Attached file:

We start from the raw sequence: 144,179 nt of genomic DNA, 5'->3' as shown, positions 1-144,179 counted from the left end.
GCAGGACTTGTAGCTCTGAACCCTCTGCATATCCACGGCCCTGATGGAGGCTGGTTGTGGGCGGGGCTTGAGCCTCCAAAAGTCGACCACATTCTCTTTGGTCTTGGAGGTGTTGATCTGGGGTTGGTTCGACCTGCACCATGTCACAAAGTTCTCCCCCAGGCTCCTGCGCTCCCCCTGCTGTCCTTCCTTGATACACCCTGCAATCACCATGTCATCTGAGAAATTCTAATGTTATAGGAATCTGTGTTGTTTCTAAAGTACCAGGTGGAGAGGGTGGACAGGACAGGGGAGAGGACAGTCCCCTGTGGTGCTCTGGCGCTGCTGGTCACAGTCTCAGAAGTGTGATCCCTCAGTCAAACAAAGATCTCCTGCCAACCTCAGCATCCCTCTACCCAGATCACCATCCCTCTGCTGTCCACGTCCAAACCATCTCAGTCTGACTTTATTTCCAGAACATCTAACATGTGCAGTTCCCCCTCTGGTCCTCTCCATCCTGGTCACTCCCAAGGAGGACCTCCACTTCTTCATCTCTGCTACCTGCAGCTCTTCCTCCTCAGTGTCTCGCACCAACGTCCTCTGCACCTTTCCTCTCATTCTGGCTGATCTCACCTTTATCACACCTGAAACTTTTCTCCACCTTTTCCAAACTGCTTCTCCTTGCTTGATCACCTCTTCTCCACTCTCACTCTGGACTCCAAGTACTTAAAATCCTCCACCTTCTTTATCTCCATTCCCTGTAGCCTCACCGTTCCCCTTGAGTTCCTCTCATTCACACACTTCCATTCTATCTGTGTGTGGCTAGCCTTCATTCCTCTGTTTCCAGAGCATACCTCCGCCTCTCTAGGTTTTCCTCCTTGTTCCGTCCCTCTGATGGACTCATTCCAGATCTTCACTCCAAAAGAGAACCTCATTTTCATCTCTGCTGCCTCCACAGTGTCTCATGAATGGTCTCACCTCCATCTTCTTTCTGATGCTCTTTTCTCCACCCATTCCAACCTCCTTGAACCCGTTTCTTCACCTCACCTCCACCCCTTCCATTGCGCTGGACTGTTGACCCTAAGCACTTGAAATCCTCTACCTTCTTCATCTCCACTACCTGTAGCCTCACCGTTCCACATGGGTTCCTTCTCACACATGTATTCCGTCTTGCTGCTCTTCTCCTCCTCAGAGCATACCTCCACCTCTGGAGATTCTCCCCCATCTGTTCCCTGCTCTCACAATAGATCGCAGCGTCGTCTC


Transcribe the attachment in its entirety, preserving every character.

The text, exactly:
We start from the raw sequence: 144,179 nt of genomic DNA, 5'->3' as shown, positions 1-144,179 counted from the left end.
GCAGGACTTGTAGCTCTGAACCCTCTGCATATCCACGGCCCTGATGGAGGCTGGTTGTGGGCGGGGCTTGAGCCTCCAAAAGTCGACCACATTCTCTTTGGTCTTGGAGGTGTTGATCTGGGGTTGGTTCGACCTGCACCATGTCACAAAGTTCTCCCCCAGGCTCCTGCGCTCCCCCTGCTGTCCTTCCTTGATACACCCTGCAATCACCATGTCATCTGAGAAATTCTAATGTTATAGGAATCTGTGTTGTTTCTAAAGTACCAGGTGGAGAGGGTGGACAGGACAGGGGAGAGGACAGTCCCCTGTGGTGCTCTGGCGCTGCTGGTCACAGTCTCAGAAGTGTGATCCCTCAGTCAAACAAAGATCTCCTGCCAACCTCAGCATCCCTCTACCCAGATCACCATCCCTCTGCTGTCCACGTCCAAACCATCTCAGTCTGACTTTATTTCCAGAACATCTAACATGTGCAGTTCCCCCTCTGGTCCTCTCCATCCTGGTCACTCCCAAGGAGGACCTCCACTTCTTCATCTCTGCTACCTGCAGCTCTTCCTCCTCAGTGTCTCGCACCAACGTCCTCTGCACCTTTCCTCTCATTCTGGCTGATCTCACCTTTATCACACCTGAAACTTTTCTCCACCTTTTCCAAACTGCTTCTCCTTGCTTGATCACCTCTTCTCCACTCTCACTCTGGACTCCAAGTACTTAAAATCCTCCACCTTCTTTATCTCCATTCCCTGTAGCCTCACCGTTCCCCTTGAGTTCCTCTCATTCACACACTTCCATTCTATCTGTGTGTGGCTAGCCTTCATTCCTCTGTTTCCAGAGCATACCTCCGCCTCTCTAGGTTTTCCTCCTTGTTCCGTCCCTCTGATGGACTCATTCCAGATCTTCACTCCAAAAGAGAACCTCATTTTCATCTCTGCTGCCTCCACAGTGTCTCATGAATGGTCTCACCTCCATCTTCTTTCTGATGCTCTTTTCTCCACCCATTCCAACCTCCTTGAACCCGTTTCTTCACCTCACCTCCACCCCTTCCATTGCGCTGGACTGTTGACCCTAAGCACTTGAAATCCTCTACCTTCTTCATCTCCACTACCTGTAGCCTCACCGTTCCACATGGGTTCCTTCTCACACATGTATTCCGTCTTGCTGCTCTTCTCCTCCTCAGAGCATACCTCCACCTCTGGAGATTCTCCCCCATCTGTTCCCTGCTCTCACAATAGATCGCAGCGTCGTCTC